I've previously used Little Snitch. On the command-line side, I find the MacOS version of top particularly unreadable, even more so if compared to the GNU version commonly found on Linux. These give you the best overview, at-a-glance in my humble opinion. Often clicking on a small icon gives you more detailed info. I find these a bit frustrating to use since I need to actively look for the stats I am interested in, rather than just checking the menubar.
But the advantage is that they have more real estate to show graphs, give stats etc. These are essentially behind all other tools. If you are mostly working in a terminal then you cant really beat htop in my opinion. You can also run top , fstab and similar command-line tools from tools like GeekTool mentioned before , or my current favorite, Ubersicht. They allow you to have custom widgets, for example integrated top instance running in the background. My problem here is that my desktop is overcrowded, both in real life and virtually on my computer : So I figured I needed to do a swipe gesture to be able to see anything.
I have tried several different solutions, but in the end I came back to iStat Menus , since no other solution gave me a good enough overview without any effort on my part. My advice is to try out a couple of different solutions and settle with what works best for your use case. MenuMeters is probably the most popular alternative.
Mac Task Manager
Another approach might be to set up GeekTool. Of these categories, Free and Page Outs are the most important. If the green section is a sliver, more RAM is recommended. To do this, perform one of the following tasks:. To remove all doubts about the adequacy of the RAM installed in your Mac, you can use Terminal to check an important RAM statistic that is omitted from the System Memory pane: page-ins and page-outs per second.
This will further rule out slow performance due to thrashing , a condition where Free RAM is so low that paging monopolizes CPU activity. See "Checking disk activity" later in this FAQ. You can never have too much RAM.
- Activity Monitor.
- Mac Task Manager - How to Force Quit Apps | Nektony Blog.
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Inactive memory lives in a twilight zone between Free and Active memory. Whether memory is Active or Inactive depends on how recently it was accessed, where recently is defined by undisclosed parameters of the VM system itself.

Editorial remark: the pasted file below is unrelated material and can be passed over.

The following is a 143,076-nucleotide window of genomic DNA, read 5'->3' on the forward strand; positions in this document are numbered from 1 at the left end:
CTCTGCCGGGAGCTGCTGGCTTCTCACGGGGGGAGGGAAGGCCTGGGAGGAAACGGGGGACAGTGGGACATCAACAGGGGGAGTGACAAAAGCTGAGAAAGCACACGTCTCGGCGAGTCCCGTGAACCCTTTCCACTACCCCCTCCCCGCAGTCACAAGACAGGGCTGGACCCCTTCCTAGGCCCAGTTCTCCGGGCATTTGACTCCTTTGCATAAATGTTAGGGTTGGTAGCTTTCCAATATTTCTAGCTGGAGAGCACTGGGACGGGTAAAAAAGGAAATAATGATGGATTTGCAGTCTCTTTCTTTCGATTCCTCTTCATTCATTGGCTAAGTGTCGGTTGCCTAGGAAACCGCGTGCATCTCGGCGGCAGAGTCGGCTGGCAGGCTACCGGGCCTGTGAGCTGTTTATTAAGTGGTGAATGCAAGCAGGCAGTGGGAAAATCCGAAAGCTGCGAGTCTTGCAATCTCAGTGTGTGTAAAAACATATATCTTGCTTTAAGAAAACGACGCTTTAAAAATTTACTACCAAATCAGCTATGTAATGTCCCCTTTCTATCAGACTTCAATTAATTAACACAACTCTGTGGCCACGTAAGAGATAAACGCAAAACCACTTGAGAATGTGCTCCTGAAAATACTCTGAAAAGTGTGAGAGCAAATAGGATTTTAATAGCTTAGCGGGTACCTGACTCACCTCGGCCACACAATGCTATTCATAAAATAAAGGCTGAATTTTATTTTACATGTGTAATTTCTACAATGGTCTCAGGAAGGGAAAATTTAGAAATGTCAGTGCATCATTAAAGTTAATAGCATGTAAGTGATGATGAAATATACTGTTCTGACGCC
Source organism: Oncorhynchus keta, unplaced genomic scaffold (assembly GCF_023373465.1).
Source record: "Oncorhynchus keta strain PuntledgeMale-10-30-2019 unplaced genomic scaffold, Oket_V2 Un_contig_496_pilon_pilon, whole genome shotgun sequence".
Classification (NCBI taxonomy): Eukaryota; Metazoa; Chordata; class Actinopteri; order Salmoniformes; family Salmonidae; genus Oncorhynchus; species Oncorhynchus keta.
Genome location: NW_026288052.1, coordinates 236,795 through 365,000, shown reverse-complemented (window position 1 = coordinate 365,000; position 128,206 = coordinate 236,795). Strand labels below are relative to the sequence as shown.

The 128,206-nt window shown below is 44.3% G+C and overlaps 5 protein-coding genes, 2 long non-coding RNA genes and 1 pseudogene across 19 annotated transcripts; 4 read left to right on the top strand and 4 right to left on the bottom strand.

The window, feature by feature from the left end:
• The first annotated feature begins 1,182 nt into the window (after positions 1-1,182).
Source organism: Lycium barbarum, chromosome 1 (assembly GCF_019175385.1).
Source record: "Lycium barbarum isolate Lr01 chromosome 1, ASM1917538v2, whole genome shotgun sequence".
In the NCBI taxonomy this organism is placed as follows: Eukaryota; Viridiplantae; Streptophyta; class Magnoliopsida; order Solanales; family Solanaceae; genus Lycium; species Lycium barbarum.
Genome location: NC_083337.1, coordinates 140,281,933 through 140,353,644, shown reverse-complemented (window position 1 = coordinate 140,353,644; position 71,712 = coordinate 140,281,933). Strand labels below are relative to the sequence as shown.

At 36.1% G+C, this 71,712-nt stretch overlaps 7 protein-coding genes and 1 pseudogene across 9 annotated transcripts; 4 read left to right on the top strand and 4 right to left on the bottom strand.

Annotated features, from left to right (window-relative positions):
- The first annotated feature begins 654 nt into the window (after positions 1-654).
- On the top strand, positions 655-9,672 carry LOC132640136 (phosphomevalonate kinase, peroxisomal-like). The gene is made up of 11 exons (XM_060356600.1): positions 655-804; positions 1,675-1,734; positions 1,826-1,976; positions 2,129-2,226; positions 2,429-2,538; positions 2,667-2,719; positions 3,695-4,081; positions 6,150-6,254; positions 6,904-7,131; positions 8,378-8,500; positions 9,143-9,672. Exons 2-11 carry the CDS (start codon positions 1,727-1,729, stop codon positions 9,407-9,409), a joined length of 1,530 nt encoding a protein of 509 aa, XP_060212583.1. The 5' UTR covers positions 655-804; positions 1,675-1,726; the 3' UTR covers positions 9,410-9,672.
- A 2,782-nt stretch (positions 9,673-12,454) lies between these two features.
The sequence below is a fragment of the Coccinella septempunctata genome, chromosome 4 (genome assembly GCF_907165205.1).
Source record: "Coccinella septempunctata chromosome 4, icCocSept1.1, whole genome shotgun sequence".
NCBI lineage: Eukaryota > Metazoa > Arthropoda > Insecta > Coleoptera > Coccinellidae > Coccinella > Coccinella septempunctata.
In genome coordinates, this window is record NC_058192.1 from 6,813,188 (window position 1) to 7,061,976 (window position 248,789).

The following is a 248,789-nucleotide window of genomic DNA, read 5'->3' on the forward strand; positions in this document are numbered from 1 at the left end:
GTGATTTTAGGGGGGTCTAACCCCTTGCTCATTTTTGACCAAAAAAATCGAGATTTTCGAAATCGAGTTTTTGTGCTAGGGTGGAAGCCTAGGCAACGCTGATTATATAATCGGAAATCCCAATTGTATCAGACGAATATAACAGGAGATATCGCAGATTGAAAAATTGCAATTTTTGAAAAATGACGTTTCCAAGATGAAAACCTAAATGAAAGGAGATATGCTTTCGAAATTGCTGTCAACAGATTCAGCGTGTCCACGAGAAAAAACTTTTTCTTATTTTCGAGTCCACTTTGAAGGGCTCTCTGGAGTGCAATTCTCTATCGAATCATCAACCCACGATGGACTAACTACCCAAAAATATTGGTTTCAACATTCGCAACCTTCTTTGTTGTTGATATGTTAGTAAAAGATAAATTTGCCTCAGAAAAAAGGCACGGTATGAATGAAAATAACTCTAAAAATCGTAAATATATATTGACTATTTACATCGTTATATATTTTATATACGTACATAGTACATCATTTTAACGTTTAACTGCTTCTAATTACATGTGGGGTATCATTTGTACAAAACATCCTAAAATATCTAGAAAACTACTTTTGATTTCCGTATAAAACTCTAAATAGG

Use Activity Monitor to Track Mac Memory Usage
Memory allocated to applications that you have opened, but not accessed recently, may be included in Inactive memory. If you switch to an application whose memory is Inactive, that memory becomes Active. If you switch to an application whose allocated memory has been paged-out to a swap file, Active memory must be allocated for a page-in , where the contents of that application's memory on the swap file are copied back to RAM. Depending on the amount of Free memory, a page-in may first require more page-outs from Inactive memory to swap files.
For ideal performance, your Mac should have enough RAM that paging is unnecessary. When paging becomes excessive due to insufficient Free memory, thrashing can result. Therefore, while available RAM is the sum of Free and Inactive memory, the amount of Inactive memory is always in a state of flux.
Having a sizable amount of Free memory at all times is a good proxy for gauging whether or not you have enough RAM for your daily workload. Readers who are interested in additional details should review the following Apple Developer documents:. Free space on your startup disk is important if your Mac has less RAM than your work demands.
Free space is required for the swap files used in managing VM and for the scratch or temporary files often employed by multimedia editing applications. A lack of free space, especially when combined with insufficient RAM, can lead to poor performance due to thrashing , as well as host of other problems.